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The ecology and conservation of cave roosting bats in the Yorkshire Dales

By Anita Mary Glover

Abstract

The caves of the Yorkshire Dales National Park are potentially an important assemblage of underground bat sites, but prior to this study nothing was known about the ecology of cave use. Between 2002 and 2005,53 cave entrances were logged for swarming activity using automated echolocation call loggers. A subset was chosen for continuous monitoring outside the hibernation period and another for winter logging. Logging was followed up by trapping at caves with significant autumn bat activity. All bats caught were ringed, identified to species and sexed. Biopsies (3 mm diameter) were taken from each wing for genetic analysis.\ud \ud A large proportion of the caves surveyed were used by bats, but activity was concentrated in a small number of hotspots. Peak activity occurred during August and September, but significant activity was recorded in all months between March and October. All five swarming species were caught at most sites: Myotis brandtii, M. daubentonii, M. mystacinus, M. nattereri and Plecotus auritus. M. nattereri was the most abundant species late in September, but earlier other species made up a significant proportion of those caught. The sex ratio of swarming bats was heavily skewed towards males.\ud \ud Swarming activity was positively correlated with the degree of cave chamber development, cave length and shelter at the entrance, and negatively correlated with the amount of water the cave carried. Entrance size, altitude and the degree of connectivity between cave and summer habitat were not correlated with activity. In a multiple regression model, chamber development and hydrology were the best predictors of activity. Entrance orientation and shelter contributed towards the model but were less important. The regression model could explain 55% of the variance in bat activity.\ud \ud Genetic diversity of Myotis nattereri, based on an analysis of six microsatellite loci, was high in swarming populations suggesting high gene flow and large effective populations. Most of the genetic variation was explained by variation among individuals within populations, but some was due to differences between swarming areas and by differences between populations within swarming areas. Isolation by distance was found between sites in six swarming areas between Cumbria and Sussex, but not between sites in the Yorkshire Dales. The differentiation observed was more logically explained on the basis of local geography and probable catchment areas.\ud \ud Preliminary experiments suggest that Time Domain Signal Coding has potential as a sound analysis system for real time bat call identification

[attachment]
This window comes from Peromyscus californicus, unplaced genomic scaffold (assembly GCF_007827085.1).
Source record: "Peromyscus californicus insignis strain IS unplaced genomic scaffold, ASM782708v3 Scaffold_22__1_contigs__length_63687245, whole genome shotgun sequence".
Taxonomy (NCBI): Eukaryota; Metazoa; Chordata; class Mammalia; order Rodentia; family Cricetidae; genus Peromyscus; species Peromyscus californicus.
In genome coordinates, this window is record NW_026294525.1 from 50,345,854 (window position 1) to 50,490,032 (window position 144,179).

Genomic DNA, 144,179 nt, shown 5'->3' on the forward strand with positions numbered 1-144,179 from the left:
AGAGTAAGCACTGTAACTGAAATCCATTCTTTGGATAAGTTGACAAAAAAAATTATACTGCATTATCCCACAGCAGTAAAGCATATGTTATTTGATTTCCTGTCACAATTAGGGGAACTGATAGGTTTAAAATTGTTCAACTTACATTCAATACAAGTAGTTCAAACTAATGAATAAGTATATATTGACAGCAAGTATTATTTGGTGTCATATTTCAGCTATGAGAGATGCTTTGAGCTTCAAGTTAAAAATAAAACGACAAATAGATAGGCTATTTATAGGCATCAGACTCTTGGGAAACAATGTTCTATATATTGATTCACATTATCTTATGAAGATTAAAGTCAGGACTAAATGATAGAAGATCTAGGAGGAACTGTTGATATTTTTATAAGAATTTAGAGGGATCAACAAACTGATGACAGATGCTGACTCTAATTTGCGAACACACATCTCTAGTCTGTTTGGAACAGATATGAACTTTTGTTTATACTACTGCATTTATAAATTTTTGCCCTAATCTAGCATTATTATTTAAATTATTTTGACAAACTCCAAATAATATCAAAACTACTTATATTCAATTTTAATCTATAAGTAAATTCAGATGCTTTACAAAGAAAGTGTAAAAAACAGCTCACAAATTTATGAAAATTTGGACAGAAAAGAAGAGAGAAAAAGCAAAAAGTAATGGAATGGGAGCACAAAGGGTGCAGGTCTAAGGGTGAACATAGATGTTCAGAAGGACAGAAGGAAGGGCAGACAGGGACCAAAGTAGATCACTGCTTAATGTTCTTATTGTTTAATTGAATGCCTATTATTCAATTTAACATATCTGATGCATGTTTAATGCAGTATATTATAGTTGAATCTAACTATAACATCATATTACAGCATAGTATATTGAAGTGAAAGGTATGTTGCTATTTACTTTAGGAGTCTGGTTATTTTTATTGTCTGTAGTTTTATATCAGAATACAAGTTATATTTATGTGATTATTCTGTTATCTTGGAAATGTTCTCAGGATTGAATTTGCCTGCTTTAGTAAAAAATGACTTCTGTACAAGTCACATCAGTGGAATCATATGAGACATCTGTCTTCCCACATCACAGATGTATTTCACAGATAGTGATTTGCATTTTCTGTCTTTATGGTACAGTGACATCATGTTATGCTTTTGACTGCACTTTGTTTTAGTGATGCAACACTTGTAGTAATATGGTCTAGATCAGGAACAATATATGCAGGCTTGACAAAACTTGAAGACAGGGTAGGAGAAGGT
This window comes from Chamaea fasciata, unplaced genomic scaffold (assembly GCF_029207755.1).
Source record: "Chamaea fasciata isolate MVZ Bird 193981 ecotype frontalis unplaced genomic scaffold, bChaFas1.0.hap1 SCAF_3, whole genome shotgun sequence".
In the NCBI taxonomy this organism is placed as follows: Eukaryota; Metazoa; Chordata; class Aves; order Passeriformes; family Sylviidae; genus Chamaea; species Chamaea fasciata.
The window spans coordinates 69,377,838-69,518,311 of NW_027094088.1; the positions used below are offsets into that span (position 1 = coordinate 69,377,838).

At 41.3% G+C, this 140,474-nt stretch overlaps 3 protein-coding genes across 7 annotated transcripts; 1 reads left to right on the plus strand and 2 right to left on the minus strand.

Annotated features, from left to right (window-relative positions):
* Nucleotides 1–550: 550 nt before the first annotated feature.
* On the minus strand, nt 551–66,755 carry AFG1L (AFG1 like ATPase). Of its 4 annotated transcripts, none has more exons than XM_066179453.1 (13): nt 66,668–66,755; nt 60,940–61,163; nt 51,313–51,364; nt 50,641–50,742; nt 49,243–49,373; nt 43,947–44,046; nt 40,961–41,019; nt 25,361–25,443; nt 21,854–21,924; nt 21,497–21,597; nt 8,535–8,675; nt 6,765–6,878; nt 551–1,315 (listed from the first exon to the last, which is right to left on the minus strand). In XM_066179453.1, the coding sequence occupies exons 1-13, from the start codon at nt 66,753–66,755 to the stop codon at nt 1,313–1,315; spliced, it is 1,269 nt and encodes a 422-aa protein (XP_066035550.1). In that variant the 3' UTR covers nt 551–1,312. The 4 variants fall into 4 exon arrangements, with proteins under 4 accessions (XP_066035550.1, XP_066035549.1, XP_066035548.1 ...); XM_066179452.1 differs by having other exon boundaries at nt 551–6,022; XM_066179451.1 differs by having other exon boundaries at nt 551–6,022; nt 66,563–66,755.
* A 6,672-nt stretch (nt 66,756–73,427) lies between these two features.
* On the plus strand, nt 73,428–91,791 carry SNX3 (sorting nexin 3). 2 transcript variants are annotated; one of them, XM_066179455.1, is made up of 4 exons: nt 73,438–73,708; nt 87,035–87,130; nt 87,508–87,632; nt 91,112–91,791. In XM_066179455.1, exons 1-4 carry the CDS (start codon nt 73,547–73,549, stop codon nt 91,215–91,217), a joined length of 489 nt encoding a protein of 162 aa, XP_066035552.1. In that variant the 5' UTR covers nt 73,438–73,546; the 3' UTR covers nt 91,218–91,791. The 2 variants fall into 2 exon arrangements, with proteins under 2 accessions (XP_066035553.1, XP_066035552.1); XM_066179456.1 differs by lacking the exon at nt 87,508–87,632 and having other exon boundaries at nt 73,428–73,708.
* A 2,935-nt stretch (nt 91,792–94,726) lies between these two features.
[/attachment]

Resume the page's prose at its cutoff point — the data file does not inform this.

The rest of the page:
Publisher: Institute of Integrative and Comparative Biology (Leeds)
Year: 2006
OAI identifier: oai:etheses.whiterose.ac.uk:218

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